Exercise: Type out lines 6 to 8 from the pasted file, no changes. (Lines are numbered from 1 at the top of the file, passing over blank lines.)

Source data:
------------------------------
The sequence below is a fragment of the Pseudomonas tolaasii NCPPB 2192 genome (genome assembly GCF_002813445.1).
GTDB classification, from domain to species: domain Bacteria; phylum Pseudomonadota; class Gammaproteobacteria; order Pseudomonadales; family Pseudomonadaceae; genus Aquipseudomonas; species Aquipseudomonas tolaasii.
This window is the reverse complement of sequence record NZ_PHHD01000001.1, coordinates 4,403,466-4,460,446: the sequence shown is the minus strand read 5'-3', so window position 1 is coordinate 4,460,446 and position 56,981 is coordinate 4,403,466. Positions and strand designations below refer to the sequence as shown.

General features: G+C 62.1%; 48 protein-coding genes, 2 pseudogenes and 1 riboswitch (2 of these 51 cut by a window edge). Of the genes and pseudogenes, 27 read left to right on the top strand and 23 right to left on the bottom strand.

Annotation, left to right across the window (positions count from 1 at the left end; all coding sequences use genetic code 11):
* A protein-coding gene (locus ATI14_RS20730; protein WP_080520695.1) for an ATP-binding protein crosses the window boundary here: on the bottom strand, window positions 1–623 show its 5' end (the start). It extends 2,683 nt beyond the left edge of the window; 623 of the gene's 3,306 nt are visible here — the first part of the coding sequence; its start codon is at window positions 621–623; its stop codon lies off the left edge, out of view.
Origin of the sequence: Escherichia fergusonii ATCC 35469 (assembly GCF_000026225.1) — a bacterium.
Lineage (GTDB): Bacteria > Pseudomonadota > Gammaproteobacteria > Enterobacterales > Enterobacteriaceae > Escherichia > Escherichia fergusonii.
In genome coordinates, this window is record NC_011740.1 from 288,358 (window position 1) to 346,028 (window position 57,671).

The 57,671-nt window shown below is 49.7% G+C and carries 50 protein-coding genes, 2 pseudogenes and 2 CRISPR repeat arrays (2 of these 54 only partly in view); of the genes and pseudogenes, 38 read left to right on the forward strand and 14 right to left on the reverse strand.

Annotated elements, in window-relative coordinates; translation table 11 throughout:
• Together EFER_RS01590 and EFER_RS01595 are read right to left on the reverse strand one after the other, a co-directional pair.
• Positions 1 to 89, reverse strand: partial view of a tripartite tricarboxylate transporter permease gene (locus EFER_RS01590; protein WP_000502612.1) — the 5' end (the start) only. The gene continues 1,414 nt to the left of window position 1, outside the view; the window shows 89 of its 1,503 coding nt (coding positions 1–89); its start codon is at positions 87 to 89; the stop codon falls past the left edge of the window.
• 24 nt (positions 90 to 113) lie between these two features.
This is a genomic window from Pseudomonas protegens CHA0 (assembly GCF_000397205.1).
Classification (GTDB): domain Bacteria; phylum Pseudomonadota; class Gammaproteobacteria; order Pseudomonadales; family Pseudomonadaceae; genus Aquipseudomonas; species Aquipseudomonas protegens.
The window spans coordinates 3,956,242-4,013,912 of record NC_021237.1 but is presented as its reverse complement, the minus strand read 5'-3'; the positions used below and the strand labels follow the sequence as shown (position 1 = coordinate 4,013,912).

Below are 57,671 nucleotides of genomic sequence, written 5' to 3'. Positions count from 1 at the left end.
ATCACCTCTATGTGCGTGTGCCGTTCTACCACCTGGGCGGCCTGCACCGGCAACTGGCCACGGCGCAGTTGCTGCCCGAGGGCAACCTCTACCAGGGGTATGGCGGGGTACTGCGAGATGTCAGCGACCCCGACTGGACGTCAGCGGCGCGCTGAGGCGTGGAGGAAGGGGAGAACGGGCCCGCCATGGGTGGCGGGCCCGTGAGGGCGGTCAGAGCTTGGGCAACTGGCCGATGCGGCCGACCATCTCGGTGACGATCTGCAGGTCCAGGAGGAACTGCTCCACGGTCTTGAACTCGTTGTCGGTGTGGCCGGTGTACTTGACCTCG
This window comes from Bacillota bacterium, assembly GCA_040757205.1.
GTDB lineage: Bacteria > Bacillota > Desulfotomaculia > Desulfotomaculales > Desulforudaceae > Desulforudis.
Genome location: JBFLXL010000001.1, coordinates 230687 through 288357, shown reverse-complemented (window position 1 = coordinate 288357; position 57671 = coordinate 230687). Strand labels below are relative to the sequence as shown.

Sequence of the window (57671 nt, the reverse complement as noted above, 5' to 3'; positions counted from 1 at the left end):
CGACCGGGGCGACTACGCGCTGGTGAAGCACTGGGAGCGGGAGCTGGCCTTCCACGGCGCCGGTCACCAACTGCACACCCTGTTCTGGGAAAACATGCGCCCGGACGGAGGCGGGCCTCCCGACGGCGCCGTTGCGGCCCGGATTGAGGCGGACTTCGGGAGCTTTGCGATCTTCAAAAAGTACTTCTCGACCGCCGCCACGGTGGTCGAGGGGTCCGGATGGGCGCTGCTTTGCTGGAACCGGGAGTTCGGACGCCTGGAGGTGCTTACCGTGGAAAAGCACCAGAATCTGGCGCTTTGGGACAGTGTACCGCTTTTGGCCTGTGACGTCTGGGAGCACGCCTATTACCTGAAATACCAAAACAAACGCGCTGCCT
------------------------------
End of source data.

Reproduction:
* A protein-coding gene (locus ATI14_RS20730; protein WP_080520695.1) for an ATP-binding protein crosses the window boundary here: on the bottom strand, window positions 1–623 show its 5' end (the start). It extends 2,683 nt beyond the left edge of the window; 623 of the gene's 3,306 nt are visible here — the first part of the coding sequence; its start codon is at window positions 621–623; its stop codon lies off the left edge, out of view.
Origin of the sequence: Escherichia fergusonii ATCC 35469 (assembly GCF_000026225.1) — a bacterium.
Lineage (GTDB): Bacteria > Pseudomonadota > Gammaproteobacteria > Enterobacterales > Enterobacteriaceae > Escherichia > Escherichia fergusonii.